I visited the Minneapolis Institute of Art this Saturday for probably the 10th time, but for the first time I was truly amazed by the merchandising and selection in the Mia store/gift shop. This inspired me to think deeper into the intersection of art and retail and the psychology behind consuming art or “artsy” products.
Gift shops and stores within art museums are usually strategically placed right by the entrance and exit so that you have to pass them when you walk both in and out of the museum, which makes complete sense. And after looking at art that costs more than your life’s worth (probably) for a few hours, if you’re someone who is often inclined to buy souvenir-type items as a memory of a place, you’re likely to go into an art museum’s store to pick something small up.
This is where you’ll first come across the typical merchandise in an art museum store such as prints, posters, magnets, mugs, notebooks, stickers, pins, scarves, etc. that have the museum’s most notable artworks on them. I can’t afford to buy Starry Night, however, I can afford to buy a Starry Night poster to hang on my wall and a Starry Night mug to drink my coffee out of every morning.
What inspired me about the Mia store was the narrow yet incredibly expansive assortment of products from brands that I’ve often only seen on Instagram. The Mia art store has your typical products-postcards of the works within the museum, a table full of Mia-branded goods such as notebooks, shirts, caps, pens, etc., books covering a variety of art-related topics, and some high-end jewelry that ties into the different exhibits, but it was also filled with quirky, trendy, design-oriented and Instagram-famous products that were carefully placed into their respective places.
By quirky and trendy I mean Baggu bags, miniature things like puzzles, fun food-oriented items, cosmic astrology dust, and affordable and more modern acetate jewelry. Instagram-famous brands would be Baggu and Machete, and design-oriented items would be the HAY monochrome toothbrushes and the Poketo clear acrylic rulers, and protractors.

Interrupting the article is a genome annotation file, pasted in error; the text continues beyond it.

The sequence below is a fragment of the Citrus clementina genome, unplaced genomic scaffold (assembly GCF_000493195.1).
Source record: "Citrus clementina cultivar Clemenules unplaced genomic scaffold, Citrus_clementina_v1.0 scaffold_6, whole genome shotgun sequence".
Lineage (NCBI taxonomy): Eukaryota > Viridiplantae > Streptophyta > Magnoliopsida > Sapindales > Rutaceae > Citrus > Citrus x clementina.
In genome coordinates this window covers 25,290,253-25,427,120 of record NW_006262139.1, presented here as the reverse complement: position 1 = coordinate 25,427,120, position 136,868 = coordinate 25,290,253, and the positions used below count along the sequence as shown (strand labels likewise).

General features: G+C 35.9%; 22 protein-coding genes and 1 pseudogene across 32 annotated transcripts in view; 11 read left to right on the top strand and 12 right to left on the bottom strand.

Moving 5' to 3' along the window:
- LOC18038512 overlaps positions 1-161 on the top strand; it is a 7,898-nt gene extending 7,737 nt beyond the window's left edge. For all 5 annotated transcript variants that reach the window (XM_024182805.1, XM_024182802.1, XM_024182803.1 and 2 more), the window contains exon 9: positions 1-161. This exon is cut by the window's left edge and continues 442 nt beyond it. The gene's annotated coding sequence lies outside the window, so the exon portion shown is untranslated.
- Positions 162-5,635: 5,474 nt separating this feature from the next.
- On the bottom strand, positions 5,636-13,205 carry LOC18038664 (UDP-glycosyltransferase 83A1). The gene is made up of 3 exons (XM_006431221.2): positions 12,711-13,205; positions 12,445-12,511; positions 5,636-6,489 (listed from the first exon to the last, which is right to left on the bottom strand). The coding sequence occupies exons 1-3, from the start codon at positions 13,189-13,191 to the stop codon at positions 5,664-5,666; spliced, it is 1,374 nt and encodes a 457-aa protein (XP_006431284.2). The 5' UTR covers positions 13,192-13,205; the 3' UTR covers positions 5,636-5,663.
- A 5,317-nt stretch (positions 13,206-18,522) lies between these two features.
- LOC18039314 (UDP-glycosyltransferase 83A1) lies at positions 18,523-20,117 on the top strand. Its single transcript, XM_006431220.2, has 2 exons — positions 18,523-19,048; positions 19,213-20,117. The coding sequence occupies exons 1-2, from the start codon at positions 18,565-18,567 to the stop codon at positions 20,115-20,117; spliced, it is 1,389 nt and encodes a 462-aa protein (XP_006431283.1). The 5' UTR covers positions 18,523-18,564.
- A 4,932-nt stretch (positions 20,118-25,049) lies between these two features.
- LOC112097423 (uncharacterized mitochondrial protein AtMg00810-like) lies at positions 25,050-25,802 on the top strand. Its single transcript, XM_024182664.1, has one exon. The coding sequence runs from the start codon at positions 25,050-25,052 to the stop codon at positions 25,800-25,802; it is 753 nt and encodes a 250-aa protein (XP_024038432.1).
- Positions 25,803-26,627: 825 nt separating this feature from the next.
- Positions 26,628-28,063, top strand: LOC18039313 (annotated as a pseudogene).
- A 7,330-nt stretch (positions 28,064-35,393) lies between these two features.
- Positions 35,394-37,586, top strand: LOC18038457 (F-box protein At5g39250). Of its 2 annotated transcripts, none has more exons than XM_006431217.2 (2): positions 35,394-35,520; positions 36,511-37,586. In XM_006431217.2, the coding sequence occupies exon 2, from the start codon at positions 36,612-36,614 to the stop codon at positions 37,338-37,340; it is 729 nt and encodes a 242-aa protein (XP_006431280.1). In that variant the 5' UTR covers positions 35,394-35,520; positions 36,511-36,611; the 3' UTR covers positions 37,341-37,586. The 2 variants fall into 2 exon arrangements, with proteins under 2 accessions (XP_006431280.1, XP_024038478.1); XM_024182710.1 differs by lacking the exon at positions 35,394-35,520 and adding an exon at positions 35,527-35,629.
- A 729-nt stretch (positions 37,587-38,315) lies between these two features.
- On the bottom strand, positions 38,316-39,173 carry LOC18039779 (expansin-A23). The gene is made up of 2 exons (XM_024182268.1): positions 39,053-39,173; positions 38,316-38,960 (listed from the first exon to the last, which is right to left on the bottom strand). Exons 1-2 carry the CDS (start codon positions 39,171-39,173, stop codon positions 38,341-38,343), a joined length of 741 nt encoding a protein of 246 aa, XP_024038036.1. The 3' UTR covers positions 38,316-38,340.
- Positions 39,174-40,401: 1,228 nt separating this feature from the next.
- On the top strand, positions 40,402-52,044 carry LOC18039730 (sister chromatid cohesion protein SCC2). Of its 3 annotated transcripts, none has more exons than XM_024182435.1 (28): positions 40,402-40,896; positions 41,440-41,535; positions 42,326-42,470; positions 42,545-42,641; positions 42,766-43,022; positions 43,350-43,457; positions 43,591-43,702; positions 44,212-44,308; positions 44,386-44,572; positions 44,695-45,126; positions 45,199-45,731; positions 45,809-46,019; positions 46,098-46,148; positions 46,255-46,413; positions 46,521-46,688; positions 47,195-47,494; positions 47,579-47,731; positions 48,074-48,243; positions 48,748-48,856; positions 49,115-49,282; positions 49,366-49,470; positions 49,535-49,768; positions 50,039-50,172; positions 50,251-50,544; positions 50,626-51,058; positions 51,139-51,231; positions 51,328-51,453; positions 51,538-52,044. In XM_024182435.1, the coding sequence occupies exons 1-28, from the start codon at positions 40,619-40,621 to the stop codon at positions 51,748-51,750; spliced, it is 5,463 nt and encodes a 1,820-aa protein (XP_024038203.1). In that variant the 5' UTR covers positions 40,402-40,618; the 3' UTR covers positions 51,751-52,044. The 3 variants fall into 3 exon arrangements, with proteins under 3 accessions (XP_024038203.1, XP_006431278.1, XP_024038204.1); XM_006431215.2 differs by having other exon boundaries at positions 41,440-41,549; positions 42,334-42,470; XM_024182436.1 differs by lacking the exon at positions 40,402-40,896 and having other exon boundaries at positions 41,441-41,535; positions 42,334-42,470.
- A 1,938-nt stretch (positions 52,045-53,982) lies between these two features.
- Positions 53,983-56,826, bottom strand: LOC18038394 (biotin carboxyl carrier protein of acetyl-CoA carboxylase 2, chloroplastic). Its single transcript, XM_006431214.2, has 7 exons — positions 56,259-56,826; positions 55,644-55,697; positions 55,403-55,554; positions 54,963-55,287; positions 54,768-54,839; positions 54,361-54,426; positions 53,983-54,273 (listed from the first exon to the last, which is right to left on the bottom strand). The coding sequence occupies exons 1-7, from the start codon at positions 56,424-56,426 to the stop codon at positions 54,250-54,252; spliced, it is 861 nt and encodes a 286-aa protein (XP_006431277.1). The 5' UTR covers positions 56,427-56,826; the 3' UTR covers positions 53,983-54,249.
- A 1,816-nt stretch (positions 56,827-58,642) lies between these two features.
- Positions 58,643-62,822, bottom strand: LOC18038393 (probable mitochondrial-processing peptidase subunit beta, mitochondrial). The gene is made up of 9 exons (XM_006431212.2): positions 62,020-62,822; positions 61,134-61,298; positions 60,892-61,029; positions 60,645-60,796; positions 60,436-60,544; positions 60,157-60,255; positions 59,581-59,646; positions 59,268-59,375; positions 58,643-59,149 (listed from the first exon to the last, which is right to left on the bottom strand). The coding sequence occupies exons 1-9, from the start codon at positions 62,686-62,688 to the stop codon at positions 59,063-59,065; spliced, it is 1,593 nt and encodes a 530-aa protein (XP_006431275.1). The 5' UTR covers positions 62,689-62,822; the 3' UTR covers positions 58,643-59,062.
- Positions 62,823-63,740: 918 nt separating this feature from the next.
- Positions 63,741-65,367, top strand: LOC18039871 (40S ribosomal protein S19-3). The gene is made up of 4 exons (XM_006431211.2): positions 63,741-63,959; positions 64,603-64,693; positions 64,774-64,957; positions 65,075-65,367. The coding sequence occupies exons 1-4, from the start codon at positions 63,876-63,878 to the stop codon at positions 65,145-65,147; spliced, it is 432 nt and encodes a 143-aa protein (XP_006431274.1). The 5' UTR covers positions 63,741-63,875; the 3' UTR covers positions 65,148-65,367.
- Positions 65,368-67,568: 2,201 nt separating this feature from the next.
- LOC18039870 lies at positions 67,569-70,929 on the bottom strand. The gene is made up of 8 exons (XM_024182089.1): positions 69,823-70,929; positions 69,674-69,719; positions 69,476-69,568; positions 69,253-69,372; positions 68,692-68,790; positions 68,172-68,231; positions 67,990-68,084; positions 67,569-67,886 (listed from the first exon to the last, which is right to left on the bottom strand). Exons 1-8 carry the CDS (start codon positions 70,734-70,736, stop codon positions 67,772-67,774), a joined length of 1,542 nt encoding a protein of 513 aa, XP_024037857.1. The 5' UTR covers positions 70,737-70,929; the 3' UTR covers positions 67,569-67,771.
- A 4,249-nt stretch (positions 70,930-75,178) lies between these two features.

It was almost as if the store was merchandised specifically for me, and I would have never expected the Mia store to carry any of these products, so props to the merchandising team there. One example of this that I have is the small collection of Woll Jewelry at the Mia store, which is a jewelry brand I found on Instagram based out of California. I have not yet found a store that carries this brand of jewelry but have always really wanted to touch it prior to making a purchase because the jewelry is made out of an unconventional material. With it being in the Mia store, I got to touch it and feel it and interact with it in a way that I couldn’t otherwise do, which benefits both Woll and the Mia store.
Where I’m going with all of this is that there is so much more potential within an art museum store for products beyond the specifically-themed artwork gifts. With the more famous art museums such as the Met, it makes sense for the majority of the products to have prints of the Van Gogh’s, O’Keefe’s, and Monet’s, but there is still room to bring in products from small art and design shops or those jewelry makers you see on Instagram that make jewelry unlike the traditional kind found at art museums.
The Mia art store is a perfect example of an art store that capitalizes on not only the art that hangs within the museum and the educational resources such as books but also the lifestyles of people beyond the average art-goer who have money ready to spend on fun and quirky products that maybe don’t have anything to do with the art museum.